Let’s Talk About: The Suicide Squad

It’s been a while since my last post, hasn’t it? Almost like there’s been nothing worth watching or writing about for the past eighteen months (and to think I considered the modern cinematic landscape a barren wasteland prior to the COVID-19 crisis). Before TSS, the last movie I saw in theaters was Onward back in March of 2020, which was about as captivating as a bunch of thirteen-year-olds playing D&D for the first time and not really digging it because they’re all foreign exchange students who came straight off a red-eye flight to participate in a chess tournament. Not that I’ve been idle for the past year-and-a-half, mind – in all, life has been rather eventful beyond my self-styled role as your friendly neighborhood film snob. I wrote and sold a book (pending publication in early 2022 through Stray Books, so strap yourselves in for some shameless plugging in coming entries), I quit smoking and revoked the permanent resident card from the alcoholic monkey who’d been lodging on my back, I developed tendonitis (adieu, animations…), and I instigated a failed coup against my provincial government for enforcing an unconstitutional mask mandate and conspiring to sterilize the populace through the emission of mind-controlling microchips from 5G towers (whether or not I’m sane enough to stand trial has yet to be determined…)

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Jurassic World: The Devolution of Wonder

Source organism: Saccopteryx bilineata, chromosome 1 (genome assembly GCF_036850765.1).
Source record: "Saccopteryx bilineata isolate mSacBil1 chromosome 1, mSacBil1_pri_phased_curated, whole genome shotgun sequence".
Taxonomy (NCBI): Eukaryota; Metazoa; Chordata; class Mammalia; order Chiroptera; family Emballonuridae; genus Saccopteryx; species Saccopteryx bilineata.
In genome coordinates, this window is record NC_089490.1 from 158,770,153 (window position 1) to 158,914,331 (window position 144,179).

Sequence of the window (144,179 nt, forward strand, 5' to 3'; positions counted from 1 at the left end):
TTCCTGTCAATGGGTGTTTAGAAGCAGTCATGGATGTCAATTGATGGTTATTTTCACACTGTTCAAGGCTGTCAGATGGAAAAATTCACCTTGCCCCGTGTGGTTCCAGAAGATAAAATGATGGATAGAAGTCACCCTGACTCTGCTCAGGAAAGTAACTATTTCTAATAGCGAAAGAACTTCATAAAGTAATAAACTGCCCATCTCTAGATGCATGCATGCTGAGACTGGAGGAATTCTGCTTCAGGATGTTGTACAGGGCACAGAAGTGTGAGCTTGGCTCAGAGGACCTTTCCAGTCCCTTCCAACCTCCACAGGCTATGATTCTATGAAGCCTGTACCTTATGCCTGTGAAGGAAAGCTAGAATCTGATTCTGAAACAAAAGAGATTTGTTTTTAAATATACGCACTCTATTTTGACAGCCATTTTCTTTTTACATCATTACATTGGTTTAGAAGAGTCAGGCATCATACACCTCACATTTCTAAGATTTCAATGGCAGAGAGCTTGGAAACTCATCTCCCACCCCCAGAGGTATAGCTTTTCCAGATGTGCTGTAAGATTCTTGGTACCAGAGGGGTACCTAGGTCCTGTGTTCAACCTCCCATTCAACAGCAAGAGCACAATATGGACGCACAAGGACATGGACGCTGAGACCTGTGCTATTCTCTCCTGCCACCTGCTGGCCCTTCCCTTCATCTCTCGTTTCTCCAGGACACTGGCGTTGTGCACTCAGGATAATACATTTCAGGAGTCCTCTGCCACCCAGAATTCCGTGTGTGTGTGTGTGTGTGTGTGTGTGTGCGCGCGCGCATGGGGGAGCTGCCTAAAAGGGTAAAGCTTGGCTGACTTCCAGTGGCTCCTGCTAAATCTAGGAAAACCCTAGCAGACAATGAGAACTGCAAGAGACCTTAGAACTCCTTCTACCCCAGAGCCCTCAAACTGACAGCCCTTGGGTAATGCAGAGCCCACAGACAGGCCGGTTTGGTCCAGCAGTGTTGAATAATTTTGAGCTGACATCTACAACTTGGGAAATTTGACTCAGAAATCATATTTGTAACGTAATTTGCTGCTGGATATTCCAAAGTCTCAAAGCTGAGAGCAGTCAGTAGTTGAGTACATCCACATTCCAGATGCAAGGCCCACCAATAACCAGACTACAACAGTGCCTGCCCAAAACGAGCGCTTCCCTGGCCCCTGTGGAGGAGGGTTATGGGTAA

Having established in my inaugural piece that I’ll largely be using my shiny new digital soapbox to dissect films with little immediate relevance, I’d like to dedicate the next few pages to a movie that filled me with fear and loathing upon release and continues to gnaw at me today.

That movie is 2015’s Jurassic World, a soft reboot of the Jurassic Park franchise that spent its opening weekend grossing a cool half-billion and the remainder of its theatrical run somehow convincing an entire planet it was something worth seeing.

After the logical yet disjointed walkathon-turned-Godzilla-homage that was 1997’s The Lost World and the poorly-rendered incremental snooze-fest that was 2001’s Jurassic Park III, the series returned to Isla Nublar and its theme park roots with Jurassic World for a brand new adventure that, not unlike The Force Awakens, basically repackaged its first one, minus all the emotional resonance.

Continue reading Jurassic World: The Devolution of Wonder